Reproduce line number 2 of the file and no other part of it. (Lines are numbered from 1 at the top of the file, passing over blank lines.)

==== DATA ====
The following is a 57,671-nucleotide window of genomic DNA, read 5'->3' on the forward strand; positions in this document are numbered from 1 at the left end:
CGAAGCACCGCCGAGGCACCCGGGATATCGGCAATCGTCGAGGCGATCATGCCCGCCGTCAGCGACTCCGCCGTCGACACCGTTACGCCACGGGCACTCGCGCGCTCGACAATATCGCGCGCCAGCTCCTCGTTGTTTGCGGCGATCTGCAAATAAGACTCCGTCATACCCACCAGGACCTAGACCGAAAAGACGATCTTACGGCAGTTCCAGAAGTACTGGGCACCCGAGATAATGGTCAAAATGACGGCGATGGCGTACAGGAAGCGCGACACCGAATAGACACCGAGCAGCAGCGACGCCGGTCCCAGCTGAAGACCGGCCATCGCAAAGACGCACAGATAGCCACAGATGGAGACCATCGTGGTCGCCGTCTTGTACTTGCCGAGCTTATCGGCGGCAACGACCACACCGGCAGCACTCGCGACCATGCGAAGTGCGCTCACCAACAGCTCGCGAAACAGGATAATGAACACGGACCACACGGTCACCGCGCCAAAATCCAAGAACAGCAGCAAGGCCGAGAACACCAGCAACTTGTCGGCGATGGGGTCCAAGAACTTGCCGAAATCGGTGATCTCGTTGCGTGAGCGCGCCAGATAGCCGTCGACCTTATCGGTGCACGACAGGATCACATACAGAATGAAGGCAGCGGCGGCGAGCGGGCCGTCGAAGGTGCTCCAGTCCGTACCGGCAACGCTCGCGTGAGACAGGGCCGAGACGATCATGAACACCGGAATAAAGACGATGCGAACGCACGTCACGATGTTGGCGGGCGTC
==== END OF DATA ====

CGAAGCACCGCCGAGGCACCCGGGATATCGGCAATCGTCGAGGCGATCATGCCCGCCGTCAGCGACTCCGCCGTCGACACCGTTACGCCACGGGCACTCGCGCGCTCGACAATATCGCGCGCCAGCTCCTCGTTGTTTGCGGCGATCTGCAAATAAGACTCCGTCATACCCACCAGGACCTAGACCGAAAAGACGATCTTACGGCAGTTCCAGAAGTACTGGGCACCCGAGATAATGGTCAAAATGACGGCGATGGCGTACAGGAAGCGCGACACCGAATAGACACCGAGCAGCAGCGACGCCGGTCCCAGCTGAAGACCGGCCATCGCAAAGACGCACAGATAGCCACAGATGGAGACCATCGTGGTCGCCGTCTTGTACTTGCCGAGCTTATCGGCGGCAACGACCACACCGGCAGCACTCGCGACCATGCGAAGTGCGCTCACCAACAGCTCGCGAAACAGGATAATGAACACGGACCACACGGTCACCGCGCCAAAATCCAAGAACAGCAGCAAGGCCGAGAACACCAGCAACTTGTCGGCGATGGGGTCCAAGAACTTGCCGAAATCGGTGATCTCGTTGCGTGAGCGCGCCAGATAGCCGTCGACCTTATCGGTGCACGACAGGATCACATACAGAATGAAGGCAGCGGCGGCGAGCGGGCCGTCGAAGGTGCTCCAGTCCGTACCGGCAACGCTCGCGTGAGACAGGGCCGAGACGATCATGAACACCGGAATAAAGACGATGCGAACGCACGTCACGATGTTGGCGGGCGTC